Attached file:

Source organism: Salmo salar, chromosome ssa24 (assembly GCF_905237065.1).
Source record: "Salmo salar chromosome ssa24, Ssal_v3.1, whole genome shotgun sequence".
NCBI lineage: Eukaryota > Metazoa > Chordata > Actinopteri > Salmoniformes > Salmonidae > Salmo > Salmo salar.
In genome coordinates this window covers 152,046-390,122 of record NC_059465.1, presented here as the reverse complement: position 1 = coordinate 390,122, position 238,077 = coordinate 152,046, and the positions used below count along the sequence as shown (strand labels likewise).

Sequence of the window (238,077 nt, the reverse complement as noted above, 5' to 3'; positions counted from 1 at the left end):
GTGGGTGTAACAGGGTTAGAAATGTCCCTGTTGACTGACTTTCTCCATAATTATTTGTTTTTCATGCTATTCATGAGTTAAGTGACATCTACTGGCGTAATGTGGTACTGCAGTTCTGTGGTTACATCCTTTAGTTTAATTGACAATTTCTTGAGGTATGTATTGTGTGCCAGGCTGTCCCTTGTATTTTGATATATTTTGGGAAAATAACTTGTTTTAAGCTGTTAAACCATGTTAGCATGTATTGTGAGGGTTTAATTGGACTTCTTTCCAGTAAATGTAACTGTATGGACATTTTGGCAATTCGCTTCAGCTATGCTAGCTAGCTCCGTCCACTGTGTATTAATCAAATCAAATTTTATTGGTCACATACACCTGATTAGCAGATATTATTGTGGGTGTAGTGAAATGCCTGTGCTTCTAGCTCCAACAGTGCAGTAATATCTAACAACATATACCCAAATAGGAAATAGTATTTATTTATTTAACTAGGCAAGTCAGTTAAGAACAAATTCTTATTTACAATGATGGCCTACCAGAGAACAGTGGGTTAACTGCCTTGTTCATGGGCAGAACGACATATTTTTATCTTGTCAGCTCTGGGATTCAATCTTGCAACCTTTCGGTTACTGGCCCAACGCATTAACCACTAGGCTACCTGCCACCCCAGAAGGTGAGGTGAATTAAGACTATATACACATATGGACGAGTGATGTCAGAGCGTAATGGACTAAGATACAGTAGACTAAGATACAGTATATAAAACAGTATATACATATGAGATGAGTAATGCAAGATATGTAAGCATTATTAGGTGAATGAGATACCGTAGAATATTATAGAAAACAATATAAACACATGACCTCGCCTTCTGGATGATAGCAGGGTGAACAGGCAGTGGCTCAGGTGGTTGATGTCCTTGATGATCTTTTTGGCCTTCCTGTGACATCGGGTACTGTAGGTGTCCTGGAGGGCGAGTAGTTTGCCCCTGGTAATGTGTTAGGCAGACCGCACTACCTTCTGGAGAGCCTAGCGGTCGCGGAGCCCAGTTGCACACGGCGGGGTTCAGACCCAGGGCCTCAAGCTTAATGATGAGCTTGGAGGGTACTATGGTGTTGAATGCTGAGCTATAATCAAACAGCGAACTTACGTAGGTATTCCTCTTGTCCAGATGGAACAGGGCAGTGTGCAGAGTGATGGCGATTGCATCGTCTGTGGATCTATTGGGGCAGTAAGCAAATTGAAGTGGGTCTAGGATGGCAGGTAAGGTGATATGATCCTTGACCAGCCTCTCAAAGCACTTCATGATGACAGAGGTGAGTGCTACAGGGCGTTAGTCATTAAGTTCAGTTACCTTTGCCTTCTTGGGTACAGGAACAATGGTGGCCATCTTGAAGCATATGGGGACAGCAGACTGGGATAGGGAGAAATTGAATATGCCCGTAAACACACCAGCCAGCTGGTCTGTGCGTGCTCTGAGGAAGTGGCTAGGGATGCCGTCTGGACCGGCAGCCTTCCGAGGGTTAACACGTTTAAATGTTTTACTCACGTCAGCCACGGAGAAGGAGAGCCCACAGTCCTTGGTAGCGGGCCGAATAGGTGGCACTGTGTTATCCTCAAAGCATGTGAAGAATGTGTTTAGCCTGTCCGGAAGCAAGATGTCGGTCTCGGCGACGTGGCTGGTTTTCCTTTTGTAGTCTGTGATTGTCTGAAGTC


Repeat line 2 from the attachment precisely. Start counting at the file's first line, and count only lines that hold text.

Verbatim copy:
Source record: "Salmo salar chromosome ssa24, Ssal_v3.1, whole genome shotgun sequence".